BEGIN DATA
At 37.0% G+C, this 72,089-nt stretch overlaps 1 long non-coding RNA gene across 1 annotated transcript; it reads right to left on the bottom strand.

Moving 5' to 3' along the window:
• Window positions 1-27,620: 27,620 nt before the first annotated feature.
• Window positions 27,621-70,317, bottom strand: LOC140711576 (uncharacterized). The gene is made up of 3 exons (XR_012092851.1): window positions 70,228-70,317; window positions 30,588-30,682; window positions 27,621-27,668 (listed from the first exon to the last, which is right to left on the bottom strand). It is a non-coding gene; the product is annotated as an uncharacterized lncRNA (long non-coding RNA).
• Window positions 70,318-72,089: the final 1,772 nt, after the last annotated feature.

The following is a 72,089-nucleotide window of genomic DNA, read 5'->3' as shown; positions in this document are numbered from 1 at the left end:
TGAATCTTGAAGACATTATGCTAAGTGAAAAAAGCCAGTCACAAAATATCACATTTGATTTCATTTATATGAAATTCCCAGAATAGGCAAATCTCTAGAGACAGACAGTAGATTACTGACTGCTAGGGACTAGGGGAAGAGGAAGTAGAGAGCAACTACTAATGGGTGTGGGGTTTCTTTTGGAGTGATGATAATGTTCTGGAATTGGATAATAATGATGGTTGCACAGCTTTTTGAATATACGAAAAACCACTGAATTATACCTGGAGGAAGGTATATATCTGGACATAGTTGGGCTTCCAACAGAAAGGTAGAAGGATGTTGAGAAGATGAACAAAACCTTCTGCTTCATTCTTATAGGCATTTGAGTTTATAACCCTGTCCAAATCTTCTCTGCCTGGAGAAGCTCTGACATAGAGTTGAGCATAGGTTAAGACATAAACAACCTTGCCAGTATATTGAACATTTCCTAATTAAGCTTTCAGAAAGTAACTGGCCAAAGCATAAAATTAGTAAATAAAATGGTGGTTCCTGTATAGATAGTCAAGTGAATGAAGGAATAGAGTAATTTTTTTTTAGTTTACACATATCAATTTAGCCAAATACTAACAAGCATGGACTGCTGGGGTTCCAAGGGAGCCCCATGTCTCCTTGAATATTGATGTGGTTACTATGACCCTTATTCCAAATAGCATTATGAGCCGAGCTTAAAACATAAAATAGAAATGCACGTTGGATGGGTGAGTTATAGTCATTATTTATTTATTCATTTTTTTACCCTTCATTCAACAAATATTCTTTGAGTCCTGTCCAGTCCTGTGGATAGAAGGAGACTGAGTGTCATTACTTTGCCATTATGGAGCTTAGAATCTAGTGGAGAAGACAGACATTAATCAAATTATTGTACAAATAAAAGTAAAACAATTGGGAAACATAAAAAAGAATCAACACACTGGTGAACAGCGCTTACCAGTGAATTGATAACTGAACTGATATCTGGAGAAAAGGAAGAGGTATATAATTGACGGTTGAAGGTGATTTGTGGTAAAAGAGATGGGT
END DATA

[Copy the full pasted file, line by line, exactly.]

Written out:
At 37.0% G+C, this 72,089-nt stretch overlaps 1 long non-coding RNA gene across 1 annotated transcript; it reads right to left on the bottom strand.

Moving 5' to 3' along the window:
• Window positions 1-27,620: 27,620 nt before the first annotated feature.
• Window positions 27,621-70,317, bottom strand: LOC140711576 (uncharacterized). The gene is made up of 3 exons (XR_012092851.1): window positions 70,228-70,317; window positions 30,588-30,682; window positions 27,621-27,668 (listed from the first exon to the last, which is right to left on the bottom strand). It is a non-coding gene; the product is annotated as an uncharacterized lncRNA (long non-coding RNA).
• Window positions 70,318-72,089: the final 1,772 nt, after the last annotated feature.

The following is a 72,089-nucleotide window of genomic DNA, read 5'->3' as shown; positions in this document are numbered from 1 at the left end:
TGAATCTTGAAGACATTATGCTAAGTGAAAAAAGCCAGTCACAAAATATCACATTTGATTTCATTTATATGAAATTCCCAGAATAGGCAAATCTCTAGAGACAGACAGTAGATTACTGACTGCTAGGGACTAGGGGAAGAGGAAGTAGAGAGCAACTACTAATGGGTGTGGGGTTTCTTTTGGAGTGATGATAATGTTCTGGAATTGGATAATAATGATGGTTGCACAGCTTTTTGAATATACGAAAAACCACTGAATTATACCTGGAGGAAGGTATATATCTGGACATAGTTGGGCTTCCAACAGAAAGGTAGAAGGATGTTGAGAAGATGAACAAAACCTTCTGCTTCATTCTTATAGGCATTTGAGTTTATAACCCTGTCCAAATCTTCTCTGCCTGGAGAAGCTCTGACATAGAGTTGAGCATAGGTTAAGACATAAACAACCTTGCCAGTATATTGAACATTTCCTAATTAAGCTTTCAGAAAGTAACTGGCCAAAGCATAAAATTAGTAAATAAAATGGTGGTTCCTGTATAGATAGTCAAGTGAATGAAGGAATAGAGTAATTTTTTTTTAGTTTACACATATCAATTTAGCCAAATACTAACAAGCATGGACTGCTGGGGTTCCAAGGGAGCCCCATGTCTCCTTGAATATTGATGTGGTTACTATGACCCTTATTCCAAATAGCATTATGAGCCGAGCTTAAAACATAAAATAGAAATGCACGTTGGATGGGTGAGTTATAGTCATTATTTATTTATTCATTTTTTTACCCTTCATTCAACAAATATTCTTTGAGTCCTGTCCAGTCCTGTGGATAGAAGGAGACTGAGTGTCATTACTTTGCCATTATGGAGCTTAGAATCTAGTGGAGAAGACAGACATTAATCAAATTATTGTACAAATAAAAGTAAAACAATTGGGAAACATAAAAAAGAATCAACACACTGGTGAACAGCGCTTACCAGTGAATTGATAACTGAACTGATATCTGGAGAAAAGGAAGAGGTATATAATTGACGGTTGAAGGTGATTTGTGGTAAAAGAGATGGGT